Studying when you have a disability or learning difficulty can be a daunting experience. LCCA's Disability Services team offer support and guidance to those who need it. Whether you're studying full or part-time, the team are there to help you achieve your full academic potential.
We support students with a range of conditions. Some examples are listed below:
Long-term medical conditions such as diabetes, sickle cell disease, HIV and cancer;
Long-term mobility issues, such as carpal tunnel syndrome, RSI and paralysis;
Sensory impairments such as loss of hearing or sight;
Mental health issues such as anxiety, depression, schizophrenia and OCD;
Specific learning difficulties such as dyslexia, dyspraxia, ADHD and dyscalculia;
Autistic spectrum conditions such as Asperger's Syndrome.
If you have a condition that impacts upon your ability to study, you should declare this on your application form or inform the Disability Services of your specific needs. It is essential to do this as soon as possible so that you can get the support to help you to succeed.
Prospective and enrolled students can also fill out a Disability Declaration Form and submit it along with evidence. This helps us better understand how your condition affects you and what kind of support you require.
A letter from a doctor, specialist or professional practitioner (no more than one year old) counts as sufficient evidence. The letter must clearly state your diagnosis and, if possible, some information about how it affects you. The letter must be signed and dated. It can be submitted to us electronically or as a paper copy. For specific learning difficulties, we ask that you provide a copy of your diagnostic report.
All of your information is confidential and is only shared between departments on a need-to-know basis, with your given consent.
What support is available through the Disability Services?
We aim to make reasonable adjustments for students in need of support. Reasonable adjustments are modifications to study or assessment that can help a student overcome obstacles caused by a disability or learning difficulty.
The type of support offered varies depending on the nature of the condition but is usually provided prospectively and in two categories, including but not limited to the following examples:
Reasonable adjustments to study
Permission to record lectures/classes/workshops
Lecture materials/notes provided in advance
Extra library support
Special seating in lectures
Reasonable adjustments to assessment
Extra time for written exams
Deadline extensions for coursework
Special seating in exams
Permission to type exam answers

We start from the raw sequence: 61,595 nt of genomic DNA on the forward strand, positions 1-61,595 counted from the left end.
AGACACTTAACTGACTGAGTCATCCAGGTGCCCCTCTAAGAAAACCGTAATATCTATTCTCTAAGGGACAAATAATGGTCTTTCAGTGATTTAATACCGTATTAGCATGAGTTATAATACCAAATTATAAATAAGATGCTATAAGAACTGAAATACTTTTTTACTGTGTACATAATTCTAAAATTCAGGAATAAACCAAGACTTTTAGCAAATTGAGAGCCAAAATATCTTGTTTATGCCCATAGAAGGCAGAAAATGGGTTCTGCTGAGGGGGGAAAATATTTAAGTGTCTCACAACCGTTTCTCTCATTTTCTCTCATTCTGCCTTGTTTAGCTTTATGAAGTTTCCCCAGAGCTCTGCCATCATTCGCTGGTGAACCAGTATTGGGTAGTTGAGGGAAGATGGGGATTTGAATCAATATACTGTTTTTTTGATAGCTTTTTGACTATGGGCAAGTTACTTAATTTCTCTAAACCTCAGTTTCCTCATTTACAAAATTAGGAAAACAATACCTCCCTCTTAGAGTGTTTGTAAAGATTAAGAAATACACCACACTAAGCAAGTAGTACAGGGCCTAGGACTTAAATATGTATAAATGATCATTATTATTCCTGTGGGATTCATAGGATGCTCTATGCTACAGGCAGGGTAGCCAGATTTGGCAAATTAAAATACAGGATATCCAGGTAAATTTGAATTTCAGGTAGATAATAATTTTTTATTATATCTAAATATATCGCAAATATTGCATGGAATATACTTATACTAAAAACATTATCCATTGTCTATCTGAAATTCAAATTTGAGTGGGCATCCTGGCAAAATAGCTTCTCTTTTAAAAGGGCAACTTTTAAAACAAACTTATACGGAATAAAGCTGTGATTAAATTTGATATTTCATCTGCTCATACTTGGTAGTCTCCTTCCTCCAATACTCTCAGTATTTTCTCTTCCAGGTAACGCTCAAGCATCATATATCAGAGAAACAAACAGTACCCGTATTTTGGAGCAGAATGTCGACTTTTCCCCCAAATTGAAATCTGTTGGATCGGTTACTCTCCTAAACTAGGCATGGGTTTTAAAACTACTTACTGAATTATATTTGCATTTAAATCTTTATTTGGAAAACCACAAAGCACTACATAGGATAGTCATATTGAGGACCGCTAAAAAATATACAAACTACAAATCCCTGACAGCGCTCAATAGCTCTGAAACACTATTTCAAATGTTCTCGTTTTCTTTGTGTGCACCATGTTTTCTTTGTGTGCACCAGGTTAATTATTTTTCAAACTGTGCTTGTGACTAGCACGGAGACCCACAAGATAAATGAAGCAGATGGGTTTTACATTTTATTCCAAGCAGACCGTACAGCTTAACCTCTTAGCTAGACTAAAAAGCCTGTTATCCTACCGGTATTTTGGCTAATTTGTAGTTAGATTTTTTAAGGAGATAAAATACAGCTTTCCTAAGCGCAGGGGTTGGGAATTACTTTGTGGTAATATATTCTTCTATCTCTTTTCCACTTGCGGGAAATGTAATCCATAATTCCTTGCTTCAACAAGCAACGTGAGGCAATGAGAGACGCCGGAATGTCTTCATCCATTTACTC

Disabled Students’ Allowance (DSA)
Disabled Students’ Allowance (DSA)
If you are a UK student, you may also be eligible to receive extra funding from Student Finance England through the Disabled Student Allowance (DSA). This support is added to that offered by your college.
If you are eligible for the Disabled Students’ Allowance, you can receive funding for:
- Equipment such as computers, software, ergonomic equipment and assistive technology
- One-to-one support for specialist study skills, mentoring, scribes, mote-takers and interpreters
- General allowances for consumables such as printer paper, ink and non-core textbooks
- Additional travel costs such as a taxi service to and from your institution.
- DSA does not have to be paid back unless you withdraw from your course. Should you withdraw, you may be required to return the funding given to you.
To qualify for support through the DSA, you must meet the following criteria:
- Enrolled on a full-time or part-time undergraduate or postgraduate programme of study;
- Have a long-term disability, medical condition or diagnosed learning difficulty;
- Are a UK citizen OR have been granted Indefinite Leave to Remain.
The LCCA Disability Service also offers pastoral support to students who are in need of someone to talk to. The service is entirely confidential and is open to students who wish to discuss anything that may be troubling them about their study, physical health, mental health, social issues or any other general well-being issues. If students request or require further intervention, they may be referred to an external practitioner, such as their GP for further help.
Students can make an appointment with the Disability Service by email or can request a referral through their tutors, programme leaders or other support staff.